And pretty Philomel
Her moan doth tell. (p. 22.)

Another of these miniature pastorals is preserved in a British Museum
manuscript, where it bears the title of _The Converted Robber_.[348] No
author's name appears, but a plausible conjecture may be advanced. The
scene of the piece, namely, is Stonehenge, and it is evident that the
occasion on which it was first performed had some connexion with
Salisbury, for there is obviously a topical allusion in the final words:

Lett us that do noe envy beare um
Wish all felicity to Sarum.

Now in 1636,[349] according to Anthony à Wood, there was acted at St.
John's College, Oxford, a play by John Speed, entitled _Stonehenge_, the
occasion being the return of Dr. Richard Baylie after his installation as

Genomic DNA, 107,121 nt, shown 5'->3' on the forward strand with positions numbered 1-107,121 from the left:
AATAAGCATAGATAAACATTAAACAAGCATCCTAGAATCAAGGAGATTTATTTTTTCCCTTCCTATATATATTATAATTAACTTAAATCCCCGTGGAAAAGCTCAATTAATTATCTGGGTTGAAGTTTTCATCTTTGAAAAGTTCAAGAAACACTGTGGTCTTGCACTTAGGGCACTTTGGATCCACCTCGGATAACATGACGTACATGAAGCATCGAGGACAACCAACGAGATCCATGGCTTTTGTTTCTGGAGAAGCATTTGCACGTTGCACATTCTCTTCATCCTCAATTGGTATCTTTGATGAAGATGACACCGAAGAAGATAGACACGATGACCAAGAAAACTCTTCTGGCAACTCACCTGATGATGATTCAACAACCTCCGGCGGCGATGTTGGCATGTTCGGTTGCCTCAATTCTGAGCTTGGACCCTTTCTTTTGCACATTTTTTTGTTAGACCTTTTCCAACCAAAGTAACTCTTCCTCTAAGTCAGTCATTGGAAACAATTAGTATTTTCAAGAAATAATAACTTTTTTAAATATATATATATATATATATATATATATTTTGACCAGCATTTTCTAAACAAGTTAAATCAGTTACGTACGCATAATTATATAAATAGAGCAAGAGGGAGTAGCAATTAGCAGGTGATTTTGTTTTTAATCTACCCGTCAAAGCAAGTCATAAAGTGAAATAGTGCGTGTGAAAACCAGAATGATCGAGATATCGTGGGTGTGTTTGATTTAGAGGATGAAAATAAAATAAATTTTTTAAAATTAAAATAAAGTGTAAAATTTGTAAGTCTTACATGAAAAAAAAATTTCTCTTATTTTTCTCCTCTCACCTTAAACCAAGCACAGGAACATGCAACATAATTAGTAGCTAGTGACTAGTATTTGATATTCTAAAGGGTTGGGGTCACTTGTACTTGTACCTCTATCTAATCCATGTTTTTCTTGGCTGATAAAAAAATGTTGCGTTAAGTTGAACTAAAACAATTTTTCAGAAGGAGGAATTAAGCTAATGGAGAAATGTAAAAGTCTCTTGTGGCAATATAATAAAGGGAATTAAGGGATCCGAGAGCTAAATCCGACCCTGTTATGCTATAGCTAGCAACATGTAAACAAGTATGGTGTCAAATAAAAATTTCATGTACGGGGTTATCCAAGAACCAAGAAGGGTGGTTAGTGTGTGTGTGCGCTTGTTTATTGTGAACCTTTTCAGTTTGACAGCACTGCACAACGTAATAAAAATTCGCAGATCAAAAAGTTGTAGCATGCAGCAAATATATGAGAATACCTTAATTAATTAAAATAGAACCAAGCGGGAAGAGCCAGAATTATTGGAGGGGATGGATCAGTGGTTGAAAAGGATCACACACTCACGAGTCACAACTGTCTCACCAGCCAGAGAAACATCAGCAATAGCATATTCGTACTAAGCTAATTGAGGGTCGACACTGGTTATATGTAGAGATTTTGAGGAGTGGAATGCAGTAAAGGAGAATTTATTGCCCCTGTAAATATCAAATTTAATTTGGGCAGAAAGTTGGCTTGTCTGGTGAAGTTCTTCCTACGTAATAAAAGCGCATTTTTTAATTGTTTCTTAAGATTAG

Dean of Salisbury. We can hardly be far wrong in identifying the two
pieces. The only difficulty is that in the manuscript the play is dated
1637. This, however, may either be a mere slip of the scribe, or may
possibly imply that the piece was produced in 1636-7, the scribe adopting
the popular and modern, whereas Wood always adhered to the old or legal

The piece possesses a certain interest from the fact of its forming, in a
stricter sense than any of the other pieces we have examined, a link
between the drama and the masque. In this it somewhat resembles _Comus_,
employing a more or less dramatic plot as the setting for the formai
dances of the masque.[350]

The story is simple enough. A band of robbers and a company of shepherds
and shepherdesses keep on Salisbury Plain in the neighbourhood of
Stonehenge--'stoy[=n]age y^{e} wonder y^{t} is vpon that Playne of